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Snowstorm makes early bird skiers sing

NORTH CONWAY - The day after Christmas is historically a travel day for visitors to the White Mountains, according to Kathy Bennett, Cranmore Mountain Resort marketing director, but some people come north sooner than that, and on Wednesday, those early birds were getting in some sweet runs down the region's ski slopes.

At Cranmore, eight lifts were operating and 26 trails were open. That's a little less than half of the resort's trails, which is the same percent at most other ski areas in the Whites. Those numbers should grow after Thursday's snowstorm, as the anticipated inches of white stuff will allow the state's downhill areas to open a lot more terrain.

"The timing couldn't be better," Bennett said.

Already, she said, the early winter weather's been better than last year's, and visitors appreciate that. "You can tell just by walking around," she added, "people are thrilled to be out."

She said Cranmore's lodging partners are reporting strong occupancy rates for the vacation week.

"I'm excited for it," Russell Pickup said of the coming storm as he sat in the lodge with 11-year-old Benjamyn Tyson. The two Fairhaven, Mass, residents are staying in the valley all week with 13 others at a family condo.

It was the first time Benjamyn tried snowboarding. Pickup said the young man was a natural and went "flying down the hill."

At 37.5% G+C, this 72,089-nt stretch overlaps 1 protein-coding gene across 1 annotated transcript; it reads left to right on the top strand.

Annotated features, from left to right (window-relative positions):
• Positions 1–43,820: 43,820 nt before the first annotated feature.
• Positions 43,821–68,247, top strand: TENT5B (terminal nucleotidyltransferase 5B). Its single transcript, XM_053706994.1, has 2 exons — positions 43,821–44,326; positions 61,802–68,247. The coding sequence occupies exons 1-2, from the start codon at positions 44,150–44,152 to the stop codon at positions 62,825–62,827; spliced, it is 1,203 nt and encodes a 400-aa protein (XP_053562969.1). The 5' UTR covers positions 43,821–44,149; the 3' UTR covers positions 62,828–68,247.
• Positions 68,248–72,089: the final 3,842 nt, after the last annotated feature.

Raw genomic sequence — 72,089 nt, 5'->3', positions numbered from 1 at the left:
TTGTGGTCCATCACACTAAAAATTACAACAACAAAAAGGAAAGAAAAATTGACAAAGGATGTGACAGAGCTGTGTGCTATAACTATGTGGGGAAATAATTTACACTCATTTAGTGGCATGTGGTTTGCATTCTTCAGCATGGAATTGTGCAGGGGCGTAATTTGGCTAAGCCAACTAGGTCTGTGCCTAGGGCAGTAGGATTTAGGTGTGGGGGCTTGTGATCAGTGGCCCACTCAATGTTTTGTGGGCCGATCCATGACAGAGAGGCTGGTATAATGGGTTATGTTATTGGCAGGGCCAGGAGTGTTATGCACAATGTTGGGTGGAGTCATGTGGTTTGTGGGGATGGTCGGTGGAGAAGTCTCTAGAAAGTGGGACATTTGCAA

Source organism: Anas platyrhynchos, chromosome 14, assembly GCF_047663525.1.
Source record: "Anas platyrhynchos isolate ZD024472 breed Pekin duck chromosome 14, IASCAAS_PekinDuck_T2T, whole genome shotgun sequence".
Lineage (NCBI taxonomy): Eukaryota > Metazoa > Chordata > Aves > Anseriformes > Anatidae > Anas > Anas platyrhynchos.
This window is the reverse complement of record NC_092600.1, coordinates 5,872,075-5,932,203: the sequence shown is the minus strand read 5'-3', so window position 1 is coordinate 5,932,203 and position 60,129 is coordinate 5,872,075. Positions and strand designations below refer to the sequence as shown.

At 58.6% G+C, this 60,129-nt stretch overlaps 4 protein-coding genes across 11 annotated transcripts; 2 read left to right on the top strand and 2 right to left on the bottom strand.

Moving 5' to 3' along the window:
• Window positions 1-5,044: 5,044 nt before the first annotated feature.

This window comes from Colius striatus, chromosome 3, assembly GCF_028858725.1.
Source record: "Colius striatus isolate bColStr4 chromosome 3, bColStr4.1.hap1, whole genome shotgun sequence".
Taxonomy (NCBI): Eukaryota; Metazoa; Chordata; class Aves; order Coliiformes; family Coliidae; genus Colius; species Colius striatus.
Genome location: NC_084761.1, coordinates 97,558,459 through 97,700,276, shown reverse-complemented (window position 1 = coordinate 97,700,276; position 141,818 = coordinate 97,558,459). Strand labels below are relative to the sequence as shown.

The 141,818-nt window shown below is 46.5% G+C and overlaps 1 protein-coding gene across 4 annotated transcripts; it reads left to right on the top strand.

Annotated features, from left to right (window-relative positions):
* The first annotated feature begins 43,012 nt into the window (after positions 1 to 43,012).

It's the 75th anniversary year for the North Conway ski mountain, and the "grande dame of the eastern slopes" is keeping up with much younger ski areas through some large infrastructure improvements over the past several years, including the resort's Mountain Adventure Park, which is open this winter, and its Soaring Eagle Zipline.

On Wednesday, C-More the Penguin, the resort's mascot, was on hand to help launch the first Cranapalooza of the ski season. The family event is held several times during the season and offers face painting, S'more roasting, live music and family entertainment, and on selected dates, fireworks.

Getting their faces painted by high school student Claire Bennett were Ava Sowyrda, 9, of Wakefield, Mass., and her 6-year-old brother, Cole, who were taking a break from the slopes. Ava got a black lab face on her cheek, Cole went for a football.

Conway teen Zac Mercauto has already been skiing five times this year. On Wednesday, he reported, "The conditions are great today."

With the snow predicted, those conditions should only get better.

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Sara Young-Knox may be reached at syoungknox@newstote.com.


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